Police urge Leeds parents to look out for these signs their children are being groomed by criminal gangs
Parents and carers in Leeds are being urged to look out for signs their children are being groomed by criminal gangs.
West Yorkshire Police are raising awareness of Child Criminal Exploitation (CCE) in a new campaign - a term which encompasses a number of crimes such as drugs, county lines and carrying weapons.
It comes as the Yorkshire Evening Post’s Saving Lives After Lockdown campaign highlights the impact of knife crime on Leeds communities, looking at ways to prevent an upsurge in incidents when restrictions are lifted.
Detective Chief Inspector Fiona Gaffney, from the Protective Crime Services Unit, said exploited children are often pressured into carrying weapons, or feel they need to carry a knife when tensions arise between gangs.
“Children and young people become really dependent on the organised criminal groups who exploit them”, Det Chief Insp Gaffney told the YEP.
“They carry weapons in order to, they perceive, protect themselves. They will take part in violent acts in order to have their standing within that organised criminal group established, or to try and get some traction for their credibility.
“What they don’t realise is that by doing this they are actually being exploited and becoming victims themselves.”
Specialist police officers in Leeds work closely with schools, Leeds City Council and youth offending services to identify young people at risk.
But lockdown has changed the way that children are exploited, Det Chief Insp Gaffney said, and some vulnerable children may have slipped through the net of support.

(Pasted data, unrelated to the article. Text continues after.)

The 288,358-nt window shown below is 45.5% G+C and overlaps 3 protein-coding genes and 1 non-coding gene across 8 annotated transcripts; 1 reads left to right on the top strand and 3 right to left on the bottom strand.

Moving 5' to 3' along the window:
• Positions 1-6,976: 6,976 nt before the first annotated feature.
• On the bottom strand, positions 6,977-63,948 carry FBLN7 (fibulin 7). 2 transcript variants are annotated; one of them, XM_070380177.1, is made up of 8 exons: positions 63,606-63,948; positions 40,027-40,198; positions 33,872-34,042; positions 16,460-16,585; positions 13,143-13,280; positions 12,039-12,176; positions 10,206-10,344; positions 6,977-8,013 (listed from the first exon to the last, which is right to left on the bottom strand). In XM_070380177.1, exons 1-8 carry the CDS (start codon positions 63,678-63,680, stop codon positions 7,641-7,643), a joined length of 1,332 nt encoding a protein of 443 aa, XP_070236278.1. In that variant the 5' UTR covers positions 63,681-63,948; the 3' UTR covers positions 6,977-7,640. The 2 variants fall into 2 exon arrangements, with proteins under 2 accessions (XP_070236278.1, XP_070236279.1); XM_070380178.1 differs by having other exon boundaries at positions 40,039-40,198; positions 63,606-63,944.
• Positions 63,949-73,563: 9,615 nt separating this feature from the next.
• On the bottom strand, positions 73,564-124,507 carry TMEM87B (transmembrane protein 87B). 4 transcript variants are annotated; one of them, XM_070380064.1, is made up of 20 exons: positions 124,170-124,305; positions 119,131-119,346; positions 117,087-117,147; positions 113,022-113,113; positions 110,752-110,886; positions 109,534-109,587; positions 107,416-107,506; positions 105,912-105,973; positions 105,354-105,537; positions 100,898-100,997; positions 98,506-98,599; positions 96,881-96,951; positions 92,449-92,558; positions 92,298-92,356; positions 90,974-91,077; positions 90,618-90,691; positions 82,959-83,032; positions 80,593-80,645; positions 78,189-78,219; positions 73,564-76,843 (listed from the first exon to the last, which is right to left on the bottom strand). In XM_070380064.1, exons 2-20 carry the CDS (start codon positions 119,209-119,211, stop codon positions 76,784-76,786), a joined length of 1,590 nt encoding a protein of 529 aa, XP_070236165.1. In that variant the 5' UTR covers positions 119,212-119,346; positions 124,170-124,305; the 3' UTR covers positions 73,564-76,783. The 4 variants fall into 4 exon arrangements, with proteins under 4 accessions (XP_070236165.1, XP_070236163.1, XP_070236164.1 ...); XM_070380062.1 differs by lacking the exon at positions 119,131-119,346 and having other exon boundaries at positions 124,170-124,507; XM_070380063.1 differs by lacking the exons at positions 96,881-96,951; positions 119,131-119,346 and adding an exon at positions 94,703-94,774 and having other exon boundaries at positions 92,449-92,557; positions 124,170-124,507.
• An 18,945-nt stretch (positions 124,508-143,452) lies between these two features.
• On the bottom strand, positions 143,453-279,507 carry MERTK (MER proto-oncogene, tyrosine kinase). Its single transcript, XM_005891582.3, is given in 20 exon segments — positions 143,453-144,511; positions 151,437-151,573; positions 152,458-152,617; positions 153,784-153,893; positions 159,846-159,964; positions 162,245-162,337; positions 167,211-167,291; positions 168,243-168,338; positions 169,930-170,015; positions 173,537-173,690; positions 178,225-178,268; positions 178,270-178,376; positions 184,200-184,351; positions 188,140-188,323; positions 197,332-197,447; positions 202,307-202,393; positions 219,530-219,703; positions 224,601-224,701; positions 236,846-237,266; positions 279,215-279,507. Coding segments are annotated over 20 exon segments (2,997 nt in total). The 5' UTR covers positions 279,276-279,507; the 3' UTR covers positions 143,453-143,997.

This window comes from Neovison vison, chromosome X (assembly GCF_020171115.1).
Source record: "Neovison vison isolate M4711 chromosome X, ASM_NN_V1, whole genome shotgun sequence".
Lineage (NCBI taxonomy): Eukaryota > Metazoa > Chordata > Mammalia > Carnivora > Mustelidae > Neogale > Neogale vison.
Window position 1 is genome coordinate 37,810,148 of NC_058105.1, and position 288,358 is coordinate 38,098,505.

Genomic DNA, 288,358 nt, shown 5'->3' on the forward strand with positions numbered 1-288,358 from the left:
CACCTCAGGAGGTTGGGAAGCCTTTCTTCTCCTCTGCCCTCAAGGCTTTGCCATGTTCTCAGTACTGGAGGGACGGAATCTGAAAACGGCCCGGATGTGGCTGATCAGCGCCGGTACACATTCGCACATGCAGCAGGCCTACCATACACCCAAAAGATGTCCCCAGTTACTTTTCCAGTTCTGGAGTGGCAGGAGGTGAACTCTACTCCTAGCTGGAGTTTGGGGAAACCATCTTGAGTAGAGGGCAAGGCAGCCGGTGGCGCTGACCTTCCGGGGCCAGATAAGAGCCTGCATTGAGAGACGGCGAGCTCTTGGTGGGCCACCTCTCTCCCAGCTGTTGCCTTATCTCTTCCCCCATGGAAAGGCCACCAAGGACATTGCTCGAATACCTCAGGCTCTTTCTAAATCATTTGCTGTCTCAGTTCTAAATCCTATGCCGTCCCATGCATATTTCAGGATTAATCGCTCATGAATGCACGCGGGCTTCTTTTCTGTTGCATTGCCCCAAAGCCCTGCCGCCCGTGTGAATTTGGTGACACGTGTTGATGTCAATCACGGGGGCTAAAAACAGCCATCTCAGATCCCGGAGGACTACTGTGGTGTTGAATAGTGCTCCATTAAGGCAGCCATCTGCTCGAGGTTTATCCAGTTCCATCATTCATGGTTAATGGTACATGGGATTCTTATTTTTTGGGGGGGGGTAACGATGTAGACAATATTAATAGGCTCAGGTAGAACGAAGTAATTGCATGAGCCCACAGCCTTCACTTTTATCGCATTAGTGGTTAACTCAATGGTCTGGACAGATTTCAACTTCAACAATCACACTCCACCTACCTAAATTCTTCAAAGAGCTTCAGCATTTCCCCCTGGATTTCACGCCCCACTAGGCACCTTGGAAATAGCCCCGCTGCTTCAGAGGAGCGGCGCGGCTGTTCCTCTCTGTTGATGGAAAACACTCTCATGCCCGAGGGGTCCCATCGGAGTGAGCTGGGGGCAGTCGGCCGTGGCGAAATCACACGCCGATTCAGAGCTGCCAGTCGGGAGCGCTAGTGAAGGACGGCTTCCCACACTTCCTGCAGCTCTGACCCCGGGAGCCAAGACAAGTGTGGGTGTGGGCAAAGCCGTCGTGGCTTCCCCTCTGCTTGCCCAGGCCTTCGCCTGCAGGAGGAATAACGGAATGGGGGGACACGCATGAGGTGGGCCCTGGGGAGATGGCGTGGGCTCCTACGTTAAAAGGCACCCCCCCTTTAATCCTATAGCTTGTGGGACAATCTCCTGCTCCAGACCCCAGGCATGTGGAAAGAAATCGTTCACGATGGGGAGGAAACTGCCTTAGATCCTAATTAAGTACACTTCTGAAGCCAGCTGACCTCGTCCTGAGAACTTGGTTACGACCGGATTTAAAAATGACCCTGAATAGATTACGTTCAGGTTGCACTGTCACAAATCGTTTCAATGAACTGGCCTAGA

Gangs are increasingly operating through social media, mobile phones and gaming platforms and Det Chief Ins Gaffney urged parents to be aware of the signs of criminal exploitation.
She said: “Parents and carers of children are the first individuals who are likely to spot signs of grooming. The signs can be just of a naughty teenager, or someone who is just kicking out against authority.
“But if you notice multiple of these signs, then as a parent you need to be really aware”.
The signs that a young person could be involved in CCE, explained by Detective Chief Inspector Gaffney:
- A sudden change in attitude: They become secretive or disrespectful
- They start making lots of repeat journeys: Either local or further afield. You get evidence that they have been travelling, such as train or bus tickets, or talking about being in different places
- They go missing: They are found in places that you wouldn’t normally expect to find them, beyond school and immediate friendship groups
- They have more money: They can afford more expensive goods, phones or trainers
- Their appearance changes: Either they wear lots of expensive clothes, or they become dishevelled
- They have lots of new friends: Particularly friends who are frequently older than they are
- They become distant and show signs of depression
- They are secretive with technology: They have multiple mobile phones or online devices, they are not willing to discuss what they are looking at or what games they are playing.
‘We are not there to criminalise young people’
Det Chief Ins Gaffney stressed that police are there to support young people who are being exploited and urged parents to report the signs - either to police or to charities that support victims of CCE.
She added: “Young people may come across as offenders, because they are committing crimes, but frequently they are victims of exploitation.
“We are there to support our young people and not criminalise them.
“For our young people, the best thing we can do is to support them as a local partnership to make sure they are getting all that support to divert them away and bring them out of that exploitation - to make them realise they are victims and they are being used.”
Safer Schools Officers work across schools in Leeds and can help if you have concerns about your child.
If you know that someone is committing CCE but you would rather remain anonymous, you can contact Crimestoppers anonymously on 0800 555 111.
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